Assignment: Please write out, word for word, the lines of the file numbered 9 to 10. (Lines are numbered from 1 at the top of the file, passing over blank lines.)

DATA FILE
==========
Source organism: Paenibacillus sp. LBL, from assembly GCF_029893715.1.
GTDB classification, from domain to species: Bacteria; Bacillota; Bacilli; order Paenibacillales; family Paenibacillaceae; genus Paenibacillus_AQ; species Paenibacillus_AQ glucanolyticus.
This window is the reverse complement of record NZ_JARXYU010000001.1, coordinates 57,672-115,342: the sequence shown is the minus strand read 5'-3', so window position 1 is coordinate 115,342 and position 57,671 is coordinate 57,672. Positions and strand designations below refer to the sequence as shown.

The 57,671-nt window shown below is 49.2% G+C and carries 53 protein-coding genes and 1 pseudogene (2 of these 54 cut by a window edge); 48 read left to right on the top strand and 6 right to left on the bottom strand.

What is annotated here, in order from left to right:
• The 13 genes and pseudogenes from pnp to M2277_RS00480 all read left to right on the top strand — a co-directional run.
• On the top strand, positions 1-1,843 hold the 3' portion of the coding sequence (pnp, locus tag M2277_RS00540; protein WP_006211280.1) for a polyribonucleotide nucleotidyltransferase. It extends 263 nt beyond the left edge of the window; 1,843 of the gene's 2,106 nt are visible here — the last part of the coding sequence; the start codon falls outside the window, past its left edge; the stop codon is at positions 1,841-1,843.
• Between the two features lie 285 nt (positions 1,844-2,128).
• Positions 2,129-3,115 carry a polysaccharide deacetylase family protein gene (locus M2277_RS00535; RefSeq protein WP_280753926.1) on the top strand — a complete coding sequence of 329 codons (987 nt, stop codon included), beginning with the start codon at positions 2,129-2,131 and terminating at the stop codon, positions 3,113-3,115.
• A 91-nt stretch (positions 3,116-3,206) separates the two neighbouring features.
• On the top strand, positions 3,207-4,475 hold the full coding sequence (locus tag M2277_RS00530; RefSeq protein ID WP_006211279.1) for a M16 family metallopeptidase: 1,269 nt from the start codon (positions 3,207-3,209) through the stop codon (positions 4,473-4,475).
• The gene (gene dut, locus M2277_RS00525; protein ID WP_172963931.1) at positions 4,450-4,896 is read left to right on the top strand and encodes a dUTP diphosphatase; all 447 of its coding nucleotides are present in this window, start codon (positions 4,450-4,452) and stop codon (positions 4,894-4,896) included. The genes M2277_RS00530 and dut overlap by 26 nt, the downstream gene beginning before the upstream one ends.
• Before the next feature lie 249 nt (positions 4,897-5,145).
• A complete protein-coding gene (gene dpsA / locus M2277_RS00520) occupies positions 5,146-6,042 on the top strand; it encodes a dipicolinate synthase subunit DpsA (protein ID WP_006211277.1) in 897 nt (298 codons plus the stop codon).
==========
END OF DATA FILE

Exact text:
• Positions 2,129-3,115 carry a polysaccharide deacetylase family protein gene (locus M2277_RS00535; RefSeq protein WP_280753926.1) on the top strand — a complete coding sequence of 329 codons (987 nt, stop codon included), beginning with the start codon at positions 2,129-2,131 and terminating at the stop codon, positions 3,113-3,115.
• A 91-nt stretch (positions 3,116-3,206) separates the two neighbouring features.